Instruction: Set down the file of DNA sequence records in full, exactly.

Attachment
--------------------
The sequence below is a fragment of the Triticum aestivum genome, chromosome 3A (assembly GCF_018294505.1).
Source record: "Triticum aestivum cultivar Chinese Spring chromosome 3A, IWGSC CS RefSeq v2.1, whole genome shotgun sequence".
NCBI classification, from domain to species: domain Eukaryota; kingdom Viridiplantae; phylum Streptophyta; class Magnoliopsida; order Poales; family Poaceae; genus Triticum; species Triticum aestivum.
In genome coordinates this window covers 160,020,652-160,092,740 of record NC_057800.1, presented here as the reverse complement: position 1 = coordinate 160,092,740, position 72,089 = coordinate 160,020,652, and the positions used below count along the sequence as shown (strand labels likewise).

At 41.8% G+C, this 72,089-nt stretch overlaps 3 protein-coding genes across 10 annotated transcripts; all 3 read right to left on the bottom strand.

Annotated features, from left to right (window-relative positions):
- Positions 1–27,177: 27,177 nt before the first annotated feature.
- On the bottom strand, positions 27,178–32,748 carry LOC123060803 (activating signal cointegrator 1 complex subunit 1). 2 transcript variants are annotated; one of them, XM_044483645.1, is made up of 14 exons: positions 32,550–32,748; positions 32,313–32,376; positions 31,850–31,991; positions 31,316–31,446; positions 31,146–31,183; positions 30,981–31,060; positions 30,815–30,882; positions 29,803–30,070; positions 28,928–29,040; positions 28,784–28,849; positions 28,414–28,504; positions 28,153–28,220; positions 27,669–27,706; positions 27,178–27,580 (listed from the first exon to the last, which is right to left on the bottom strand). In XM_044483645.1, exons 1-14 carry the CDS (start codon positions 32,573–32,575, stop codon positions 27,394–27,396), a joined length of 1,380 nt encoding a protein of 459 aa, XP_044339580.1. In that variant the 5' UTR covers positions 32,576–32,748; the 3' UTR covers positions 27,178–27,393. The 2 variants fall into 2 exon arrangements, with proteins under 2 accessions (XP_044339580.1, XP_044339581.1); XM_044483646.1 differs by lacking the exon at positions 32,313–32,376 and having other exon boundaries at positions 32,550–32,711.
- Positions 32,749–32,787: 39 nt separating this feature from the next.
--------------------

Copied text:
The sequence below is a fragment of the Triticum aestivum genome, chromosome 3A (assembly GCF_018294505.1).
Source record: "Triticum aestivum cultivar Chinese Spring chromosome 3A, IWGSC CS RefSeq v2.1, whole genome shotgun sequence".
NCBI classification, from domain to species: domain Eukaryota; kingdom Viridiplantae; phylum Streptophyta; class Magnoliopsida; order Poales; family Poaceae; genus Triticum; species Triticum aestivum.
In genome coordinates this window covers 160,020,652-160,092,740 of record NC_057800.1, presented here as the reverse complement: position 1 = coordinate 160,092,740, position 72,089 = coordinate 160,020,652, and the positions used below count along the sequence as shown (strand labels likewise).

At 41.8% G+C, this 72,089-nt stretch overlaps 3 protein-coding genes across 10 annotated transcripts; all 3 read right to left on the bottom strand.

Annotated features, from left to right (window-relative positions):
- Positions 1–27,177: 27,177 nt before the first annotated feature.
- On the bottom strand, positions 27,178–32,748 carry LOC123060803 (activating signal cointegrator 1 complex subunit 1). 2 transcript variants are annotated; one of them, XM_044483645.1, is made up of 14 exons: positions 32,550–32,748; positions 32,313–32,376; positions 31,850–31,991; positions 31,316–31,446; positions 31,146–31,183; positions 30,981–31,060; positions 30,815–30,882; positions 29,803–30,070; positions 28,928–29,040; positions 28,784–28,849; positions 28,414–28,504; positions 28,153–28,220; positions 27,669–27,706; positions 27,178–27,580 (listed from the first exon to the last, which is right to left on the bottom strand). In XM_044483645.1, exons 1-14 carry the CDS (start codon positions 32,573–32,575, stop codon positions 27,394–27,396), a joined length of 1,380 nt encoding a protein of 459 aa, XP_044339580.1. In that variant the 5' UTR covers positions 32,576–32,748; the 3' UTR covers positions 27,178–27,393. The 2 variants fall into 2 exon arrangements, with proteins under 2 accessions (XP_044339580.1, XP_044339581.1); XM_044483646.1 differs by lacking the exon at positions 32,313–32,376 and having other exon boundaries at positions 32,550–32,711.
- Positions 32,749–32,787: 39 nt separating this feature from the next.